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Milwaukee's Daily Magazine for Saturday, July 26, 2014

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In Arts & Entertainment

RedLine offers printmaking to resident artists and the community. (PHOTO: Royal Bonde-Griggs)

In Arts & Entertainment

RedLine studio space is available to emerging and advanced Milwaukee artists. (PHOTO: Royal Bonde-Griggs)

In Arts & Entertainment

The space showcases many forms of art throughout the building. (PHOTO: Royal Bonde-Griggs)

In Arts & Entertainment

The interior of RedLine is clean, colorful and brightly lit. (PHOTO: Royal Bonde-Griggs)

In Arts & Entertainment

Ceramics, anyone? (PHOTO: Royal Bonde-Griggs)

RedLine connects artists to personal goals, community


Milwaukee artists Lori Bauman and Steve Vande Zande went to graduate school in New York, and when they returned, they wanted to create a space where Milwaukee artists could develop and for the creative community at large. Hence, in 2009, they opened RedLine Milwaukee, a non-profit "urban laboratory" that provides residency, education, outreach and exhibitions to local artists and the community.

"We wanted to develop a professional development program for artists to keep artists here," says Bauman.

RedLine, 1442 N. 4th St., offers the city's only artist-in-residence program of its kind, housing nine emerging artists, five mentoring artists, six teen residents and several visiting artists every year.

"The location of our building was very important to us. We're close to other non-profits, Brady Street artists, Downtown and an industrial section of the city. We really wanted a diverse group of people to have access to us," says Bauman. "And a place where people from all different economic backgrounds and demographics could come together and talk about important topics."

RedLine is inside a restored building – built in 1912 – and provides exhibition space, artist studios, a community printshop and paper making studio, a computer lab, dark rooms, an animation studio, a ceramics studio and classrooms.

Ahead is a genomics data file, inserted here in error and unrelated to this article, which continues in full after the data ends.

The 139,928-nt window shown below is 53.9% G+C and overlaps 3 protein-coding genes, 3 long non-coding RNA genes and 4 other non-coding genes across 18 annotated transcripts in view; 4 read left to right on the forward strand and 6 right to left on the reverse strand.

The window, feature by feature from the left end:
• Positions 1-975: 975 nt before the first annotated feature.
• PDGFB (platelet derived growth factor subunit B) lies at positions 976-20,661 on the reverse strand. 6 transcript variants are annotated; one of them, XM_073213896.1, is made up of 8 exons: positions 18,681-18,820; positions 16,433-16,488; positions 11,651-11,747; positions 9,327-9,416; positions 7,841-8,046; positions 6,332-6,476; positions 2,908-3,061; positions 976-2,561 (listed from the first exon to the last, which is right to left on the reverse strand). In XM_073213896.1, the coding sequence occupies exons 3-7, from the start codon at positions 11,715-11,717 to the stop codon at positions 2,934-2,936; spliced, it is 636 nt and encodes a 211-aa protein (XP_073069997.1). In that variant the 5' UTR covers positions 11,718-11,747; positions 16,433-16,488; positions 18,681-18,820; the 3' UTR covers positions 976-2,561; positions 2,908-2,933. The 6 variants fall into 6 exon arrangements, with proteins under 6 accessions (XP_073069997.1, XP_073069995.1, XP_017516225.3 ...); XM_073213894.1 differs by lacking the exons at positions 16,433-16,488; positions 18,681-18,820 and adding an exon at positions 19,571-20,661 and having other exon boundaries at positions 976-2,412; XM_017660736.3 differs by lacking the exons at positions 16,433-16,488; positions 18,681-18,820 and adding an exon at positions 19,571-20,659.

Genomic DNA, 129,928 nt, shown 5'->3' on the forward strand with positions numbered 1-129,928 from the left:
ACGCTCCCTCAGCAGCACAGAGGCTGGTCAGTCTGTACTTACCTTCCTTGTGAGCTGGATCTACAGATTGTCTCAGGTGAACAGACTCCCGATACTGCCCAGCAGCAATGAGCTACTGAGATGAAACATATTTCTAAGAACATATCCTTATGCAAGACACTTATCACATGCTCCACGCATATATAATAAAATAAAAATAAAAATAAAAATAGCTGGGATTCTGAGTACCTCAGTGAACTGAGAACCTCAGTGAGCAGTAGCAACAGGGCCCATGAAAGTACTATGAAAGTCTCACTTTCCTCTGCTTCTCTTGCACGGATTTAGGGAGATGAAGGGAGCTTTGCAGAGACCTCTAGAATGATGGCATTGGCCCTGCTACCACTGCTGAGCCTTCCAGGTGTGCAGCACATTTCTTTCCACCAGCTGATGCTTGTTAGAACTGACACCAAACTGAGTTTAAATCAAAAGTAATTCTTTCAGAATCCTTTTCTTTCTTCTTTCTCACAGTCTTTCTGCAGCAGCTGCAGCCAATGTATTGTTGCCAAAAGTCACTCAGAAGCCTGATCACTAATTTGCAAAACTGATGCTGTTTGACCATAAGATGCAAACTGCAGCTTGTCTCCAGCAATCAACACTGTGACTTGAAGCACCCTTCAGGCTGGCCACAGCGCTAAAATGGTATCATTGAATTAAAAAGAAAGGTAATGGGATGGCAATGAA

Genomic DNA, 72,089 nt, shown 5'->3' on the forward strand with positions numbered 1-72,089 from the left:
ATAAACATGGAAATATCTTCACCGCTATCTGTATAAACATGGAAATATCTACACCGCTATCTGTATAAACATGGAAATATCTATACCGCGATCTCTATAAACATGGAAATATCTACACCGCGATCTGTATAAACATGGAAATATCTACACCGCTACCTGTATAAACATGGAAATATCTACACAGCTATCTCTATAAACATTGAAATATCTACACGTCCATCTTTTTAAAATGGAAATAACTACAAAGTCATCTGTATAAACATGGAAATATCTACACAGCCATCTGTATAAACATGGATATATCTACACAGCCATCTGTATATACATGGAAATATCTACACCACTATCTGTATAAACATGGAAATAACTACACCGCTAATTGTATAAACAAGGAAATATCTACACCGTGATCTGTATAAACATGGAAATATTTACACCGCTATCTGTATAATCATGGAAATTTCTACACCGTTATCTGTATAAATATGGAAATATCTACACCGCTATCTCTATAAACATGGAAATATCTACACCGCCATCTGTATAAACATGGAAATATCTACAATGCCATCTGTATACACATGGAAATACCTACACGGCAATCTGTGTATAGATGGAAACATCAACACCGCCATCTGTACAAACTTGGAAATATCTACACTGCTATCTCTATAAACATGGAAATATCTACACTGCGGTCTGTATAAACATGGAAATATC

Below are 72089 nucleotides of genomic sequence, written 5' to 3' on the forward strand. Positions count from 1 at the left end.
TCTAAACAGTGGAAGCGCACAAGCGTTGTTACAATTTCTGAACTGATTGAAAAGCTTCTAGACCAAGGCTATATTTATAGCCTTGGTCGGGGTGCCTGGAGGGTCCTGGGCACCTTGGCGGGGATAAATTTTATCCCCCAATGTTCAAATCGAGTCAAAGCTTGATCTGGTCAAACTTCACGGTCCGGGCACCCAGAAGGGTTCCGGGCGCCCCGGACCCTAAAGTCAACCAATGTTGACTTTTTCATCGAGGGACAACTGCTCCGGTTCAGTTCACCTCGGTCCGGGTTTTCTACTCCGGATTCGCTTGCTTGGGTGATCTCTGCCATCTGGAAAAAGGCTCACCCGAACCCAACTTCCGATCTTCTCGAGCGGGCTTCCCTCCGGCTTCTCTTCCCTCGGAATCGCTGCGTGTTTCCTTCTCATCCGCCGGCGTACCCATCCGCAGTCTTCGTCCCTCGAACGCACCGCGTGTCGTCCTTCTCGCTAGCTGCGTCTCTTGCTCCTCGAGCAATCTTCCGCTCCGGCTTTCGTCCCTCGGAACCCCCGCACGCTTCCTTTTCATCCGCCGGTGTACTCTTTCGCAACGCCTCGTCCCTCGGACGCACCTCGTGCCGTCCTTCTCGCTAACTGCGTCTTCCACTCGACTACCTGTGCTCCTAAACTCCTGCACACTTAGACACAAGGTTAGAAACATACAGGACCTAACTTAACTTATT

RedLine focuses on teen artists and has multiple teen residents, hosts a monthly teen night and offers paid internships for teens.

"They are paid to collaborate together on a piece of art that solves a social justice issue, and they learn job skills at the same time," says Bauman.

There is a small apartment onsite at RedLine where national and international artists stay while visiting. Recently, Austrian artist Heimo Wallner spent two weeks in the space working with artists and teens and putting up an installation in the gallery.

"Heimo created a long narrative on the wall, a continual, political drawing," says Bauman. "He really strips down topics to an emotional level so they are universal for everyone."

Resident artists receive the studio space for two or three year periods for free, but they pay $175 for utilities every month. In addition to the affordable studio space, resident artists receive mentoring from five accomplished artists. In exchange, they are required to provide two hours of community services every week. RedLine has a social justice focus and connects artists with community organizations through workshops, classes and outreach.

For example, some of the resident artists run a Saturday morning program called Shelter that's open to families living at the Salvation Army. The five-week program offers families who are experiencing the stressful and disruptive reality of homelessness the opportunity to create something beautiful and meaningful.

Another RedLine program, called Published, partners with public schools, and the project varies from school to school, based on the curricular focus of the school / teacher. This year, partner schools include Alliance High School, Golda Meir, Hartford University School, Humboldt Park and University School of Milwaukee.

RedLine hosts a show four times a year, in conjunction with Gallery Night. They have an international, national, local and RedLine artist show. They also offer "short shows" in between the larger ones like a recent paper making exhibit.

"Sometimes these shows are more interesting to the public," says Bauman. "There's more community involvement ... We educate people why artists are important and why we want to keep the creative class in town."

RedLine houses a variety of artists, from printmakers to animators to environmental artists. Kari Garon, an illustrator who works in a variety of mediums, has been a resident artist at RedLine since 2009.

"RedLine has enabled me to expose my most intimate secrets through art in a safe environment, artistically and psychologically. I really do think that there is a great deal of trust and respect between the residents. It's really quite amazing to watch others evolve and grow on their own individual paths," says Garon.

Currently, the studio spaces are filled, but two or three will be available in September, and RedLine is currently taking applications from interested artists.

"We really, really try to have a broad definition of 'artist,'" says Bauman.


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